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San Diego Advocates Call For Better Regional Transportation Plan

Environmentalists say the region's transportation planners are not considering plans to greatly increase the number of people that walk, bike or take transit to work in San Diego.

Photo credit: Metropolitan Transit System

People are shown walking into a low-floor trolley on Jan. 27, 2015.


Environmental and transportation planners are at odds over efforts to reduce the city's carbon footprint.

Climate Action plan supporters say the San Diego Association of Governments is not planning on building the transportation system needed to meet aggressive climate friendly goals by 2035.

The city's proposed plan calls for half of city residents living in transit priority areas to get to work without using a car.

SANDAG's draft regional plan is building a transportation system where only 15 percent do that.

The Climate Action Campaign's Nicole Capretz said the regional transportation plan must reflect local priorities.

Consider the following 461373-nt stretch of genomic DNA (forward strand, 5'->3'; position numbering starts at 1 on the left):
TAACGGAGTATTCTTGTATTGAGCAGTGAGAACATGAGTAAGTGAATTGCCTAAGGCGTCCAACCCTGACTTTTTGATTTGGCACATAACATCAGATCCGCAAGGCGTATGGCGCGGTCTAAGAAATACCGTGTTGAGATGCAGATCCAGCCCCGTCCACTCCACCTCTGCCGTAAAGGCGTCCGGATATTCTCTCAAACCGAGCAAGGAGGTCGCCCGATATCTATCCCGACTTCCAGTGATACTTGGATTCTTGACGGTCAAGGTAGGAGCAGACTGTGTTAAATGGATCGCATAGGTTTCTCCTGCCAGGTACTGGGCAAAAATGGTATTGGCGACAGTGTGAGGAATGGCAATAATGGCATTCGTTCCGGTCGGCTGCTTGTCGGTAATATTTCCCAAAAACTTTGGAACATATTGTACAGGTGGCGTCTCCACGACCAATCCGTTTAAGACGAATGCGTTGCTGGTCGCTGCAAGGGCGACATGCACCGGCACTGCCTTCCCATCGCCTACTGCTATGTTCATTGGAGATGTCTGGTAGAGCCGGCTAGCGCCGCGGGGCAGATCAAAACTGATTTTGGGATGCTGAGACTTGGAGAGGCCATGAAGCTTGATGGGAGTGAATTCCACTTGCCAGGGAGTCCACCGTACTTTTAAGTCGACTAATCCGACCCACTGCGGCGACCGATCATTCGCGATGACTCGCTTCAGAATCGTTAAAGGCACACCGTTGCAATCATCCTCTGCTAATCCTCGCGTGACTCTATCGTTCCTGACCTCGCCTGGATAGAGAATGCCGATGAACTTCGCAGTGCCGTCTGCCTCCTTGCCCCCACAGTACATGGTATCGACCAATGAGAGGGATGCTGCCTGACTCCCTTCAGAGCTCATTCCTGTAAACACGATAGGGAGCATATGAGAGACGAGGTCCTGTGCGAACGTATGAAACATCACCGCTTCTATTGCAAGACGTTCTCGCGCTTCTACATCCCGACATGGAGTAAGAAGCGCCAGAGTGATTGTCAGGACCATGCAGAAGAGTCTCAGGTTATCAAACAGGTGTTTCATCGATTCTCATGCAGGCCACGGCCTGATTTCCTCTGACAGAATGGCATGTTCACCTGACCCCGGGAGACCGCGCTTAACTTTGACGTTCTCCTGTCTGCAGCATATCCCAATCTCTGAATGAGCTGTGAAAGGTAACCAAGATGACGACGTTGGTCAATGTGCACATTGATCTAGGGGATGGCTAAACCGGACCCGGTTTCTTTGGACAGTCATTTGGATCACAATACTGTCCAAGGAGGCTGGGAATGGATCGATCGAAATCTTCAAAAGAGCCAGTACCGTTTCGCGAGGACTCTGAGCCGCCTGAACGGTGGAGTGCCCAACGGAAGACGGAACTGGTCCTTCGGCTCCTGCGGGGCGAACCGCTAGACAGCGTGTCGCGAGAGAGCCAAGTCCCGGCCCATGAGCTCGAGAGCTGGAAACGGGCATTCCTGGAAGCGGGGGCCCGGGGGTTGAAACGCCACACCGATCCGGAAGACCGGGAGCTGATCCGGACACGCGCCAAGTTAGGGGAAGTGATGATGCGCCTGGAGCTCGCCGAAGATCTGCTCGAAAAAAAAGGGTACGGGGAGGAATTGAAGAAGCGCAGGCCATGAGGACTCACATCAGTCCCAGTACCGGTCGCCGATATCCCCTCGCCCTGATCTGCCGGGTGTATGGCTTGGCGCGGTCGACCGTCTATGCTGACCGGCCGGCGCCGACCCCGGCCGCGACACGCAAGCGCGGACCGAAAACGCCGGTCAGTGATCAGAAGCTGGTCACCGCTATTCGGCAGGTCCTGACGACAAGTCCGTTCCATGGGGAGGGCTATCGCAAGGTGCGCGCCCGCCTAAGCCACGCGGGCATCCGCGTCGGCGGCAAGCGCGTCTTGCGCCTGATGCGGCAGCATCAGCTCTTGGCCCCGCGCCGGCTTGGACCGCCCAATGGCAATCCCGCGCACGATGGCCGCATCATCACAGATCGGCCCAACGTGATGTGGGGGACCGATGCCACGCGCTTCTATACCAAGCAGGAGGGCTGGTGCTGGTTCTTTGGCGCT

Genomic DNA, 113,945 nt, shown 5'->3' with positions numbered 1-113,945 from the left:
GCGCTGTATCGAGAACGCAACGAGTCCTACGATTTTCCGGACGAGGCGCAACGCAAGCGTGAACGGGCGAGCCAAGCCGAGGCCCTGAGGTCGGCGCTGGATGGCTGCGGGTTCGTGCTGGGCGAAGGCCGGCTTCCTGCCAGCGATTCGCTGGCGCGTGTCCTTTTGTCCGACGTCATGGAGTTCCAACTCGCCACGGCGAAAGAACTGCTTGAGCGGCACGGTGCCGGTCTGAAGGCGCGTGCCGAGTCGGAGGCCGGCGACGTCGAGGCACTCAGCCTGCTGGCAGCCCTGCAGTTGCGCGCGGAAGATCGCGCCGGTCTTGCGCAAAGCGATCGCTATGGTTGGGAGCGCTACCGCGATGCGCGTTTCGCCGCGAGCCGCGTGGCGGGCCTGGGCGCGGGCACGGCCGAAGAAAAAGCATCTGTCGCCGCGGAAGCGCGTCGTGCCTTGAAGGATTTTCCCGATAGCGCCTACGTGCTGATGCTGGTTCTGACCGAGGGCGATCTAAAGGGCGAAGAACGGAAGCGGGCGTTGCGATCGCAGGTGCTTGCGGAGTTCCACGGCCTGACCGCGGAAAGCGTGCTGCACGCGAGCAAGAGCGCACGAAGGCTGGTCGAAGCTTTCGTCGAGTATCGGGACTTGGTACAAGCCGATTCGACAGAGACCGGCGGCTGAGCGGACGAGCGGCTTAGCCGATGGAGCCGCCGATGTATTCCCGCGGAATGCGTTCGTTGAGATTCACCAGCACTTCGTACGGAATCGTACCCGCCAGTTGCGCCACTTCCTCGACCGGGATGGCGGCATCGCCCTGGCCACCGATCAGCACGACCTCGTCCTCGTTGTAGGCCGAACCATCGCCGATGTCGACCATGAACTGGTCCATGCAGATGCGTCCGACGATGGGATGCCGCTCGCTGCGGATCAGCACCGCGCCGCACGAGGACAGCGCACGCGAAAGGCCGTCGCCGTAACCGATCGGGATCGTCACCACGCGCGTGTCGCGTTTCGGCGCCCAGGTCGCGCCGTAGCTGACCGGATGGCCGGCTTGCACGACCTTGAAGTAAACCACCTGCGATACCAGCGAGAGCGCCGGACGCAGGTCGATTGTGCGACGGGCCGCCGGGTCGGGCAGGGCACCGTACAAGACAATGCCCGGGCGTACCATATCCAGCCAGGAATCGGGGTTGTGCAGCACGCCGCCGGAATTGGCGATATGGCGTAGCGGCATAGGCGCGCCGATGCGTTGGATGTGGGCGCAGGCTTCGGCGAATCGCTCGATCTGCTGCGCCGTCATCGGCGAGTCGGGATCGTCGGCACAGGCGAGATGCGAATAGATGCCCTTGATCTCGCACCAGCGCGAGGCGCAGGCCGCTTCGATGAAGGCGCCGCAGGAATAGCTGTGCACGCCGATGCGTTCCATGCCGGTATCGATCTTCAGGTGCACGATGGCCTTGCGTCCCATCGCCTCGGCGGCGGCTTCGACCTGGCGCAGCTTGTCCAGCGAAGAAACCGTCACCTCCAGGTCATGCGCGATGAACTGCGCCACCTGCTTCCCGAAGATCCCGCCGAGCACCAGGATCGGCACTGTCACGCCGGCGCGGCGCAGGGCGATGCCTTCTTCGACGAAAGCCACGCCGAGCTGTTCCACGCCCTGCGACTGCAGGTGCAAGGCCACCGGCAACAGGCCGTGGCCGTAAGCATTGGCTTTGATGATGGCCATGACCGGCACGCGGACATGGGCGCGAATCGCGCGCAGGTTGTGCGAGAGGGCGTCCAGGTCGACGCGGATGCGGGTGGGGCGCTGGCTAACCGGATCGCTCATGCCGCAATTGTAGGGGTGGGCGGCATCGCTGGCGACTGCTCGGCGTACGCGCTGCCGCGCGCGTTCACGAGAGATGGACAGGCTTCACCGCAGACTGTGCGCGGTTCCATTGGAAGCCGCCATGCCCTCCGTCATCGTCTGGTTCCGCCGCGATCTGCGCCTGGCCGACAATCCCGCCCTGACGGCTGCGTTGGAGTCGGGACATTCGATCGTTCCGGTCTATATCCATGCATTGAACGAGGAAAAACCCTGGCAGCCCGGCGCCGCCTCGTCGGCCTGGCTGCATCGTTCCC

"We have to kind of fundamentally repurpose our streets," Capretz said. "So that they are safe for people to bike, walk and take public transit, which means that SANDAG needs to invest more resources in building the infrastructure to make those alternative transportation modes successful."

SANDAG's Gary Gallegos says the agency is spending a significant amount of money on public transit projects, but the agency doesn't have enough money for everything on its wish list.


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Photo of Erik Anderson

Erik Anderson
Environment Reporter

opening quote marksclosing quote marksI focus on the environment and all the implications that a changing or challenging environment has for life in Southern California. That includes climate change, endangered species, habitat, urbanization, pollution and many other topics.

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